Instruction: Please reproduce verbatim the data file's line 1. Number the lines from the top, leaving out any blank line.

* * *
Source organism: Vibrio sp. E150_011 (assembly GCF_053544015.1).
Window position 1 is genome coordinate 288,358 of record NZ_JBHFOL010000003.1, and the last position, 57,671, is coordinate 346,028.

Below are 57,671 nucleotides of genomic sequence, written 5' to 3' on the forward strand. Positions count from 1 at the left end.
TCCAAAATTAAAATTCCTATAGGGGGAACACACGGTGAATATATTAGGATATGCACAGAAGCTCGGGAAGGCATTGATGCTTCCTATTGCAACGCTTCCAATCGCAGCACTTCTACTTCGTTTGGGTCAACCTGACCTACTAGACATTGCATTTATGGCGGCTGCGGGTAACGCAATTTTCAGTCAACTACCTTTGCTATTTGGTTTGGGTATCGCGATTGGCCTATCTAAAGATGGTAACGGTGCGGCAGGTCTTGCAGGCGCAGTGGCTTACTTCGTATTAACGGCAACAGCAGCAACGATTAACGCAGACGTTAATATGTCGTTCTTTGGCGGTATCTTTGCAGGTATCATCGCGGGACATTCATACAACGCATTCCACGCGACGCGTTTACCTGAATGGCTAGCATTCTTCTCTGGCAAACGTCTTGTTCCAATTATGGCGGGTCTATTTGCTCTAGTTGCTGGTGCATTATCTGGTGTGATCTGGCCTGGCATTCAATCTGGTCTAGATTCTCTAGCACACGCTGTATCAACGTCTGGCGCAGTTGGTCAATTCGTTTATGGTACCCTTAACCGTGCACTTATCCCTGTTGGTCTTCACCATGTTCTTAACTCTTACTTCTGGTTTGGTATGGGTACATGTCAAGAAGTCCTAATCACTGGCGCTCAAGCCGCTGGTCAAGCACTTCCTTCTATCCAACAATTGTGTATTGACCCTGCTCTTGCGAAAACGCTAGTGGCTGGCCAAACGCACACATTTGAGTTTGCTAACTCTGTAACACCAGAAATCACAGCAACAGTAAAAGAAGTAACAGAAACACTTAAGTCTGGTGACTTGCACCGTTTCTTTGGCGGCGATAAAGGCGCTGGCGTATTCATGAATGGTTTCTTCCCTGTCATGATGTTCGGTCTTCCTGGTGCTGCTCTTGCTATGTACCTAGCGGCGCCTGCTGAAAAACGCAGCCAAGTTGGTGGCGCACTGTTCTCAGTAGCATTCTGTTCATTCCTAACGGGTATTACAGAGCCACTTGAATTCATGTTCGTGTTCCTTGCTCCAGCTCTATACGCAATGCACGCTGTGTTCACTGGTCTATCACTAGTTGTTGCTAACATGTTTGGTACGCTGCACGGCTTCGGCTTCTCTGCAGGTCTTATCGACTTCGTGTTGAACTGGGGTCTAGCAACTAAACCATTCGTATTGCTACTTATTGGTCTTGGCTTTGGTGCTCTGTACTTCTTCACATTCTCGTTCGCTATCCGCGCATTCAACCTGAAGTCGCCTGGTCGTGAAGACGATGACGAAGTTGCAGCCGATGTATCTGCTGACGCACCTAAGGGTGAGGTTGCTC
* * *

Source organism: Vibrio sp. E150_011 (assembly GCF_053544015.1).